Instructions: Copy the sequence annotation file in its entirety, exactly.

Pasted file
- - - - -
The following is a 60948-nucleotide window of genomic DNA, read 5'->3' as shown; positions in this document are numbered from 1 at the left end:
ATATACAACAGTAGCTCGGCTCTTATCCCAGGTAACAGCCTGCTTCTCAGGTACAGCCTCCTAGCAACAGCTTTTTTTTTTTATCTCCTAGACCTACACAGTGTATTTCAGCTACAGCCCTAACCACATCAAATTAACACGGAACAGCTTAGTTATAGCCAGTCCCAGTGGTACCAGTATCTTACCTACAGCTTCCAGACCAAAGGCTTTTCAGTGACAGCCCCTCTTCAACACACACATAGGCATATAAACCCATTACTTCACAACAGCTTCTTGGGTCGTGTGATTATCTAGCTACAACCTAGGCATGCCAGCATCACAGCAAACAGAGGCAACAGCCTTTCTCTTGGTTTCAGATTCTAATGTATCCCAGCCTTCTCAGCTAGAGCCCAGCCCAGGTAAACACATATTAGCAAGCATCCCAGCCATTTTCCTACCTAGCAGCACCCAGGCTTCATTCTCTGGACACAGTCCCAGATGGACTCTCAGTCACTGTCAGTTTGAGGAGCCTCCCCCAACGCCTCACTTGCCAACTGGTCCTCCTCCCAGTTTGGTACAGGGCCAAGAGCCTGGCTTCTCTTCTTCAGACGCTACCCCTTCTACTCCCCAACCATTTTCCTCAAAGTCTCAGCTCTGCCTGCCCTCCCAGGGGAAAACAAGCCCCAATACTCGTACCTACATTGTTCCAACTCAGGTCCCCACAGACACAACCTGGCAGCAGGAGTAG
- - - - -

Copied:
The following is a 60948-nucleotide window of genomic DNA, read 5'->3' as shown; positions in this document are numbered from 1 at the left end:
ATATACAACAGTAGCTCGGCTCTTATCCCAGGTAACAGCCTGCTTCTCAGGTACAGCCTCCTAGCAACAGCTTTTTTTTTTTATCTCCTAGACCTACACAGTGTATTTCAGCTACAGCCCTAACCACATCAAATTAACACGGAACAGCTTAGTTATAGCCAGTCCCAGTGGTACCAGTATCTTACCTACAGCTTCCAGACCAAAGGCTTTTCAGTGACAGCCCCTCTTCAACACACACATAGGCATATAAACCCATTACTTCACAACAGCTTCTTGGGTCGTGTGATTATCTAGCTACAACCTAGGCATGCCAGCATCACAGCAAACAGAGGCAACAGCCTTTCTCTTGGTTTCAGATTCTAATGTATCCCAGCCTTCTCAGCTAGAGCCCAGCCCAGGTAAACACATATTAGCAAGCATCCCAGCCATTTTCCTACCTAGCAGCACCCAGGCTTCATTCTCTGGACACAGTCCCAGATGGACTCTCAGTCACTGTCAGTTTGAGGAGCCTCCCCCAACGCCTCACTTGCCAACTGGTCCTCCTCCCAGTTTGGTACAGGGCCAAGAGCCTGGCTTCTCTTCTTCAGACGCTACCCCTTCTACTCCCCAACCATTTTCCTCAAAGTCTCAGCTCTGCCTGCCCTCCCAGGGGAAAACAAGCCCCAATACTCGTACCTACATTGTTCCAACTCAGGTCCCCACAGACACAACCTGGCAGCAGGAGTAG